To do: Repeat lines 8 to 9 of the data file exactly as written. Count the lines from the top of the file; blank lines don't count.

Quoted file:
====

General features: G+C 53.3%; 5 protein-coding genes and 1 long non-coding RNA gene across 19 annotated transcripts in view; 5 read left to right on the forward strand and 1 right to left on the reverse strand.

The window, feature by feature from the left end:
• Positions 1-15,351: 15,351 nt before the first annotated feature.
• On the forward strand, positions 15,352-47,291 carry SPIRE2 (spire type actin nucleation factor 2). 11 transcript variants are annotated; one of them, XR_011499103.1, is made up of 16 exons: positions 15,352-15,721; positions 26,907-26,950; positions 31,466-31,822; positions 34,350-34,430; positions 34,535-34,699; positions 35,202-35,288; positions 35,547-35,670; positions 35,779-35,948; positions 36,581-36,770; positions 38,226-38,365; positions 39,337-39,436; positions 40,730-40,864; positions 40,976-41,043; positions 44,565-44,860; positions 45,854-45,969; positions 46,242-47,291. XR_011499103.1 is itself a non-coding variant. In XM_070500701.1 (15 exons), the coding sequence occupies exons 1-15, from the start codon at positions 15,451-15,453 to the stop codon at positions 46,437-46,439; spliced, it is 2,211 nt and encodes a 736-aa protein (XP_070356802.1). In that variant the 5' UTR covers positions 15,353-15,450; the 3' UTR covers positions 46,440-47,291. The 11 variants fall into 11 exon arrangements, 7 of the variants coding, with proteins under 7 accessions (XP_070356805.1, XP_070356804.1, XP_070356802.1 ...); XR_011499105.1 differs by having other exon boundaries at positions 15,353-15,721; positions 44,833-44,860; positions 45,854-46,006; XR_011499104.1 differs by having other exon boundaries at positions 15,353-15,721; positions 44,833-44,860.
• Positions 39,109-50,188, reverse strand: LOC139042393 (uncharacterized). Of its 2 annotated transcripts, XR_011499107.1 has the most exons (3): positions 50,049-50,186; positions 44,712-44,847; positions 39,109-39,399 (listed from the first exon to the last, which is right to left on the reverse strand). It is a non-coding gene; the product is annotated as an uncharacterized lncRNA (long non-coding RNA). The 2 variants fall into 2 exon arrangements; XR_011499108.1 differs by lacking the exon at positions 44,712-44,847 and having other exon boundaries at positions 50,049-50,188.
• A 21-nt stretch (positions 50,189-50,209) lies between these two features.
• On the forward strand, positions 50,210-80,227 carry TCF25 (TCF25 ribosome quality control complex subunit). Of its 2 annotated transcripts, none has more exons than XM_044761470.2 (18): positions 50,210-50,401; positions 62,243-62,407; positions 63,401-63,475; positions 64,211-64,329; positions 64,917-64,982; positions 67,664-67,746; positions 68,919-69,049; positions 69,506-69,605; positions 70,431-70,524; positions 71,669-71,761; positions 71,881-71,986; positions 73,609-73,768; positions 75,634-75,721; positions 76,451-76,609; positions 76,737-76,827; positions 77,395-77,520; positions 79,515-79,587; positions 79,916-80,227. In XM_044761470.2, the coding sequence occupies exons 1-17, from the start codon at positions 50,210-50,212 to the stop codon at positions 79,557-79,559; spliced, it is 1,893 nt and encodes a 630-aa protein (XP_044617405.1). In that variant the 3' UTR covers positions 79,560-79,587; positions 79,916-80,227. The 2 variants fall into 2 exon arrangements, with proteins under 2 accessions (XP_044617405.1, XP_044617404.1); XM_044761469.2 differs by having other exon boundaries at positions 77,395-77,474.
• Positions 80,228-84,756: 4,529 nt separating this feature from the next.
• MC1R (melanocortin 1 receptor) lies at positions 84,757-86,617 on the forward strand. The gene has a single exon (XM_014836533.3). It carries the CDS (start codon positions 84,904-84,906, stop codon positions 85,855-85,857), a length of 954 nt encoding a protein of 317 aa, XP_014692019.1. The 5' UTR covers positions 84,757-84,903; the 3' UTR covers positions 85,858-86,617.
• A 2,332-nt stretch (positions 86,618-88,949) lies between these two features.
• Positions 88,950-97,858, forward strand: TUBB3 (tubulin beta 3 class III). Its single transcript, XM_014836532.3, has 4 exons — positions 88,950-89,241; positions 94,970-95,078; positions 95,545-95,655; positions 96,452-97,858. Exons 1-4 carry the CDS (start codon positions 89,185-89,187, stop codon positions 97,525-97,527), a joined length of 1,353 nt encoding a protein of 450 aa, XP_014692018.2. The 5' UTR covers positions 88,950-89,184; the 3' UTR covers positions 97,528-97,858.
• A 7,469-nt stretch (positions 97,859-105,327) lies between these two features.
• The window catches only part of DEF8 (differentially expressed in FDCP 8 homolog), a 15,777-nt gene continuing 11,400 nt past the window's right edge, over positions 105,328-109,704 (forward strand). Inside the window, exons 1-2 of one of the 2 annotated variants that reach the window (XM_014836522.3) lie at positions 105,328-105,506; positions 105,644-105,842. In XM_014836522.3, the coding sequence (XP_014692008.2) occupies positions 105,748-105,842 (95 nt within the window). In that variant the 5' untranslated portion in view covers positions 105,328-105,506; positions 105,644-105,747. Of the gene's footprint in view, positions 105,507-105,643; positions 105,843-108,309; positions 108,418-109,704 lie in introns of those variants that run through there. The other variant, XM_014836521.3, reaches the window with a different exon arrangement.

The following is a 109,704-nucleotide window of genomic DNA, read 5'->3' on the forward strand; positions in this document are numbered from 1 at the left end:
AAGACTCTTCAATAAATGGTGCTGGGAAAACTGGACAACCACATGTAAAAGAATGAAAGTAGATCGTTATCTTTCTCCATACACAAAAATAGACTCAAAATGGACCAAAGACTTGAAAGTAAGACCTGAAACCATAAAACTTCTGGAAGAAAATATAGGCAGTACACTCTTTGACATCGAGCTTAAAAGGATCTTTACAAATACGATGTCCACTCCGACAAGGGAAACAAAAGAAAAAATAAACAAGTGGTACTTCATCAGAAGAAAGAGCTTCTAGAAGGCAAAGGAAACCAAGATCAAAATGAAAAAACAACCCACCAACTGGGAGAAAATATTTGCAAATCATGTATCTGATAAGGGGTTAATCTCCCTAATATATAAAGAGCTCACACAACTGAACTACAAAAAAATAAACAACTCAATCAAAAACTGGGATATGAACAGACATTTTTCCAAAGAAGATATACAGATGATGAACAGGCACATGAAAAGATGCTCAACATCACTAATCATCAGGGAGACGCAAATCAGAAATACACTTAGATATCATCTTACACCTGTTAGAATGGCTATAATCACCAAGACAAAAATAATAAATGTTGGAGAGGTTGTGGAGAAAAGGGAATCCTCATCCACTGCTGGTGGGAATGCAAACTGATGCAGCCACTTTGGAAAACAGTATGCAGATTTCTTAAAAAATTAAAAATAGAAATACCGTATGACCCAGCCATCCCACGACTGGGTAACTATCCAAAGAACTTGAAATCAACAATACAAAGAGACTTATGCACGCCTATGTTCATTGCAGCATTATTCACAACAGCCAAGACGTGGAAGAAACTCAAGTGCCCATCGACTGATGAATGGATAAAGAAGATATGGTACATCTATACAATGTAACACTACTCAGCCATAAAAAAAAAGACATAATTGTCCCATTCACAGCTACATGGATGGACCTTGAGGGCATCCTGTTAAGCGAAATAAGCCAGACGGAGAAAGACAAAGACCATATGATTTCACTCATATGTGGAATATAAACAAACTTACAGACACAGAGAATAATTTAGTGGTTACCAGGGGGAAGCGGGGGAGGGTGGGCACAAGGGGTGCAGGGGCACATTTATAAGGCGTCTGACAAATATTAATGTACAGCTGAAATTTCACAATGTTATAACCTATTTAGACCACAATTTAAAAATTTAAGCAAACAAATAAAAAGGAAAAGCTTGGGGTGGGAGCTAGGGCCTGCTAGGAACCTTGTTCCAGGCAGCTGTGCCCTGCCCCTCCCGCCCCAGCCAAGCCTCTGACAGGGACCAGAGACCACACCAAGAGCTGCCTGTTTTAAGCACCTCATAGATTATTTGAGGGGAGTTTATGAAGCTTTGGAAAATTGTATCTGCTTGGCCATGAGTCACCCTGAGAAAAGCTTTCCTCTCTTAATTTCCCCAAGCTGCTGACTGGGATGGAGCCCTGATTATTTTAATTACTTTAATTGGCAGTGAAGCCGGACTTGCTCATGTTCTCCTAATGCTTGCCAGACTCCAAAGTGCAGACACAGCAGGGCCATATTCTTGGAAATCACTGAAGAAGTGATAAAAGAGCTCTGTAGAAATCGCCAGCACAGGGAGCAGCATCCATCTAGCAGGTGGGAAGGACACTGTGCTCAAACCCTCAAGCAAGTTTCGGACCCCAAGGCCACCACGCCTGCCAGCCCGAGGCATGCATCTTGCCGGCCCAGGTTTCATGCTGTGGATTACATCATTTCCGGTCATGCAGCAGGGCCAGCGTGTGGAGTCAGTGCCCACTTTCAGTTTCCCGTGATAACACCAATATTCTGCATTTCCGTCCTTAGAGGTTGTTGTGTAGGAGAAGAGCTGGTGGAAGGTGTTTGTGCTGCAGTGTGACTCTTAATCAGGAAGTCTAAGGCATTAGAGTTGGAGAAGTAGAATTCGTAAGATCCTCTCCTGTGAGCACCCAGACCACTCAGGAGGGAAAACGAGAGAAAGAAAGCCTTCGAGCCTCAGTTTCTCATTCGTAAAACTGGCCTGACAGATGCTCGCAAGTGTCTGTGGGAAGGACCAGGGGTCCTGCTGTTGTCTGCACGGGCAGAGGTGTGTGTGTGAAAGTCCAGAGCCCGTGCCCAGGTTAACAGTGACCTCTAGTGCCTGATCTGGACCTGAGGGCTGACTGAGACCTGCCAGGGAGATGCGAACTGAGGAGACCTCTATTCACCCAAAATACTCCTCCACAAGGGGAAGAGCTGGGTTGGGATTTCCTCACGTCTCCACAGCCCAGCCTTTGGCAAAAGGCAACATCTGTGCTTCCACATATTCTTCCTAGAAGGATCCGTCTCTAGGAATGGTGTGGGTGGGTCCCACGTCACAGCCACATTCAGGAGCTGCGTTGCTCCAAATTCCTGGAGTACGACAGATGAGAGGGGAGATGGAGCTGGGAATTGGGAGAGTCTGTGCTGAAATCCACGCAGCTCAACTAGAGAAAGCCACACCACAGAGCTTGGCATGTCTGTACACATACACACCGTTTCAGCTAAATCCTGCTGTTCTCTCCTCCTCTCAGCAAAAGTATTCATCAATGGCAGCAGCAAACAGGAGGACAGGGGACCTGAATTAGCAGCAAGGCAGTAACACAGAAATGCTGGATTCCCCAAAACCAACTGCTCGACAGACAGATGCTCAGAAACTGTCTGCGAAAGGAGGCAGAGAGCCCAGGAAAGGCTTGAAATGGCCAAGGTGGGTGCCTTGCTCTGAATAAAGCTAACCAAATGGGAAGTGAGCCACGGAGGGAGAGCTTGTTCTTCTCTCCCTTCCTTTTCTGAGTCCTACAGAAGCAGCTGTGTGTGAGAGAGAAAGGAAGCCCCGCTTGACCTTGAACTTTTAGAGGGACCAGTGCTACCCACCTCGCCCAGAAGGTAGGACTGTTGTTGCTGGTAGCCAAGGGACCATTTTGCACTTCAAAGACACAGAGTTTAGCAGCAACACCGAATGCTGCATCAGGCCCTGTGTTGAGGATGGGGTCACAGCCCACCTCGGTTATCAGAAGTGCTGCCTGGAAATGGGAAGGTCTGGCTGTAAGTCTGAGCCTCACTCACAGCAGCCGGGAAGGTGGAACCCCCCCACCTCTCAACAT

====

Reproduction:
• Positions 80,228-84,756: 4,529 nt separating this feature from the next.
• MC1R (melanocortin 1 receptor) lies at positions 84,757-86,617 on the forward strand. The gene has a single exon (XM_014836533.3). It carries the CDS (start codon positions 84,904-84,906, stop codon positions 85,855-85,857), a length of 954 nt encoding a protein of 317 aa, XP_014692019.1. The 5' UTR covers positions 84,757-84,903; the 3' UTR covers positions 85,858-86,617.